Special Counsel investigation (2017–2019)

When did the Wall Street Journal say Trump's lawyers are considering ways for him to testify?

Trump told reporters on January 24, 2018, that he was "looking forward" to testifying under oath to the Mueller investigation, perhaps in "two or three weeks", but added that it was "subject to my lawyers and all of that". The Wall Street Journal reported on February 25, 2018, that Trump's lawyers are considering ways for him to testify, provided the questions he faces are limited in scope and do not test his recollections in ways that amount to a potential perjury trap. Among options they are considering are providing written answers to Mueller's questions and having the president give limited face-to-face testimony. The Washington Post reported on March 19, 2018, that Trump's attorneys provided Mueller's office "written descriptions that chronicle key moments under investigation in hopes of curtailing the scope of a presidential interview." In May 2018, Trump's lawyer Rudy Giuliani told Politico that Mueller's team has rejected the proposal of providing a written testimony instead of an oral interview. Trump ultimately was not personally interviewed by the special counsel. In November 2018 he said he was preparing written answers to a set of questions, and in late November his legal team said he had submitted answers to the counsel's written questions about "issues regarding the Russia-related topics of the inquiry."

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  • The New York Times reported on May 15, 2018, that Trump campaign policy aide and later White House Deputy Cabinet Secretary John Mashburn testified to the Senate Judiciary Committee in March 2018 that he recalled receiving an email from George Papadopoulos in the first half of 2016 indicating that the Russian government had damaging information about Hillary Clinton. Before this report, there had been no publicly available information indicating that Papadopoulos had informed anyone on the Trump campaign about such matters. Despite an extensive search for the purported email by various investigators, it has not been located. A court document Mueller's office filed in association with Papadopoulos's guilty plea included verbatim quotes from various emails Papadopoulos had sent or received, but the Mashburn email was not referenced in that document.

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  • Mueller took over an existing money laundering investigation into former Trump campaign chairman Manafort. On October 30, 2017, a federal grand jury indicted Manafort and his associate Rick Gates on charges including conspiracy against the United States, conspiracy to launder money, failure to file reports of foreign bank and financial accounts, being an unregistered agent of foreign principal, false and misleading FARA statements, and false statements. Manafort's financial activities are also being investigated by the Senate and House intelligence committees, the New York Attorney General, and the Manhattan District Attorney.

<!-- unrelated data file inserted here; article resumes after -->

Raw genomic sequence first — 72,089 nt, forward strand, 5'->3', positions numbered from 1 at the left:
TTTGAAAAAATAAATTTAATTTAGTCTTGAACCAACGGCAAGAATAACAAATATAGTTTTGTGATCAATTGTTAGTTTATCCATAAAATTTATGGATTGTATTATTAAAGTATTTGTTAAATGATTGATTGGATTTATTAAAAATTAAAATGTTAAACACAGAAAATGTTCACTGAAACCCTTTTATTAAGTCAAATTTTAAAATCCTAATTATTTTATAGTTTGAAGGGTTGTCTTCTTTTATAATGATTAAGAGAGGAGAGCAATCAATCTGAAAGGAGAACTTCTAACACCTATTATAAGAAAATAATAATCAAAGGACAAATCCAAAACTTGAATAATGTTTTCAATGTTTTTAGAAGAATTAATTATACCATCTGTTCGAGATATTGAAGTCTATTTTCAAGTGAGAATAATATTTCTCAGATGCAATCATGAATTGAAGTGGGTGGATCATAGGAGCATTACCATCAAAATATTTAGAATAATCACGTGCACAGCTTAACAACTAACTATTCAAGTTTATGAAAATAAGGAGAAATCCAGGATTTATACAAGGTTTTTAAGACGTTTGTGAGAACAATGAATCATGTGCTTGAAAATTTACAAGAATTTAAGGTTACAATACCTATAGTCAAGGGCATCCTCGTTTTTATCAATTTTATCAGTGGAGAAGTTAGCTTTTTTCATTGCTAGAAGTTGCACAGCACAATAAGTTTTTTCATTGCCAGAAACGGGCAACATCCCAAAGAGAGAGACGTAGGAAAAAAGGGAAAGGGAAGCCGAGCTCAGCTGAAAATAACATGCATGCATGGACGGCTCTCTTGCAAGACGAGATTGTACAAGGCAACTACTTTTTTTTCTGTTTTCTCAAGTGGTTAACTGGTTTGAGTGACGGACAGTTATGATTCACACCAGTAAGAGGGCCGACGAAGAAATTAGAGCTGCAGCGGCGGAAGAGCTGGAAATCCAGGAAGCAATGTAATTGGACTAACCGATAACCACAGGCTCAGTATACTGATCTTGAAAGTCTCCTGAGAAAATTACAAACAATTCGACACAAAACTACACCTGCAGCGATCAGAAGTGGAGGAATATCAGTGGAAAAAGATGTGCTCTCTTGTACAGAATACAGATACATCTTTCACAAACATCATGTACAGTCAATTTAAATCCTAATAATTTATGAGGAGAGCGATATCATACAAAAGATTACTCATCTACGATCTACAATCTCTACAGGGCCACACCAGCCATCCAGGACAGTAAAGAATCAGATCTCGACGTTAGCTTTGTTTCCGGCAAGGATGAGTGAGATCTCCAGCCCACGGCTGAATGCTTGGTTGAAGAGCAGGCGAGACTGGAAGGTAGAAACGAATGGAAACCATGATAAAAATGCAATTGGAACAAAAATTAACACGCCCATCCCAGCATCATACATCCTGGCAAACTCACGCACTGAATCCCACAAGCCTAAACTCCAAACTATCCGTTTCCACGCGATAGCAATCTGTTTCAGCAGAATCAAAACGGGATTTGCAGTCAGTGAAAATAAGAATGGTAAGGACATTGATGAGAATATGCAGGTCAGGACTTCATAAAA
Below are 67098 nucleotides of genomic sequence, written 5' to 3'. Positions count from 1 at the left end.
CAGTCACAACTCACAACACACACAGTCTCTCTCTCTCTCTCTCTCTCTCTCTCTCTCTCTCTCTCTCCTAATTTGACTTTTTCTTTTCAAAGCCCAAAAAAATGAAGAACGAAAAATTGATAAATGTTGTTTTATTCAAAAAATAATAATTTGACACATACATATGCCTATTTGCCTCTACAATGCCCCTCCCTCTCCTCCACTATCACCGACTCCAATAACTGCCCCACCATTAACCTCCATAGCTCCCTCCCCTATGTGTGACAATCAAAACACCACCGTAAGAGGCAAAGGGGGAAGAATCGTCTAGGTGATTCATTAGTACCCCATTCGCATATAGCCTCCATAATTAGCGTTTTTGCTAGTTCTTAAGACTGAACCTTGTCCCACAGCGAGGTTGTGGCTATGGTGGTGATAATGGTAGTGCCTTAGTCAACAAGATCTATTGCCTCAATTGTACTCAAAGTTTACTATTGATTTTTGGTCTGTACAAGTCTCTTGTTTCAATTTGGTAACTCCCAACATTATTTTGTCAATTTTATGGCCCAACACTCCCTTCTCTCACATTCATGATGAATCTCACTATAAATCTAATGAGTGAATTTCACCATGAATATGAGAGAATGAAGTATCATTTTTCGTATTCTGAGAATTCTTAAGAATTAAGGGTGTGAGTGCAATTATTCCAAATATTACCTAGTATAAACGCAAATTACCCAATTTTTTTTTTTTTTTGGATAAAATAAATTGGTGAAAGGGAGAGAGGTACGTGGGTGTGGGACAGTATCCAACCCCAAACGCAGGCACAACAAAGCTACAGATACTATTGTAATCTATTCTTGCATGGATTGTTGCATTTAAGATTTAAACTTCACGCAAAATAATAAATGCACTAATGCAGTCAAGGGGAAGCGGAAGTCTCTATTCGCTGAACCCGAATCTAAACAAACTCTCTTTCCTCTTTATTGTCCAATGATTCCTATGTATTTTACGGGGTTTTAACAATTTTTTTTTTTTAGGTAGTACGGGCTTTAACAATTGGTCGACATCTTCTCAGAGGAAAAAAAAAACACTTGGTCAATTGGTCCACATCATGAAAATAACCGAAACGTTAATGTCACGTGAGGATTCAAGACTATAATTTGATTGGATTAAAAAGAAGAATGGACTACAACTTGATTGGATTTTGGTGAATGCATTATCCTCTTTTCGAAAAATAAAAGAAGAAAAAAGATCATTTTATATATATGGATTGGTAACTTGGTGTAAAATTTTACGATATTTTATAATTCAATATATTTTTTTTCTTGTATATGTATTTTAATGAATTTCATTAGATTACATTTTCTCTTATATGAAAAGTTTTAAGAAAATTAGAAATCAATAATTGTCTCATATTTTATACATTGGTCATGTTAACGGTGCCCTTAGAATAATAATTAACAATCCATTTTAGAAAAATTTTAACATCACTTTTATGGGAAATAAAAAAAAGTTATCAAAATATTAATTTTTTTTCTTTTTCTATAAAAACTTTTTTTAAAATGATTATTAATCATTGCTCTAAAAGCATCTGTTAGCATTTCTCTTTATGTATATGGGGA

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  • Shortly before firing him, Trump asked then-FBI Director James Comey to drop the investigation into a member of the Trump Campaign, former National Security Advisor Flynn. In March, Trump reportedly discussed the FBI's Russia investigation with Director of National Intelligence Dan Coats and then CIA Director Mike Pompeo (who is currently serving as Secretary of State as of April 26, 2018), and asked if they could intervene with Comey to limit or stop it. When he was asked at a Senate Intelligence Committee hearing about the report, Coats said he would not discuss conversations he had with the president but "I have never felt pressured to intervene in the Russia investigation in any way." Before being appointed Director of National Intelligence by Trump, Coats had been an elected Republican politician since 1981, serving in both the House and Senate.

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  • Transactions under investigation include Russian purchases of Trump apartments, a SoHo development with Russian associates, the 2013 Miss Universe pageant in Moscow, transactions with the Bank of Cyprus, real estate financing organized by Kushner, and Trump's sale of a Florida mansion for $30 million over its appraised value to Russian oligarch Dmitry Rybolovlev. The special counsel team has contacted Deutsche Bank, which is the main banking institution doing business with The Trump Organization. The Wall Street Journal reported on December 6, 2017, that Deutsche Bank received a subpoena from Mueller's office earlier that fall concerning people or entities affiliated with President Trump. The original Journal story incorrectly reported that Trump's records had been subpoenaed, which The New York Times reported on April 10, 2018 prompted Trump to tell his advisers "in no uncertain terms" that the Mueller investigation must be shut down, before Mueller's office advised his attorneys the report was inaccurate.

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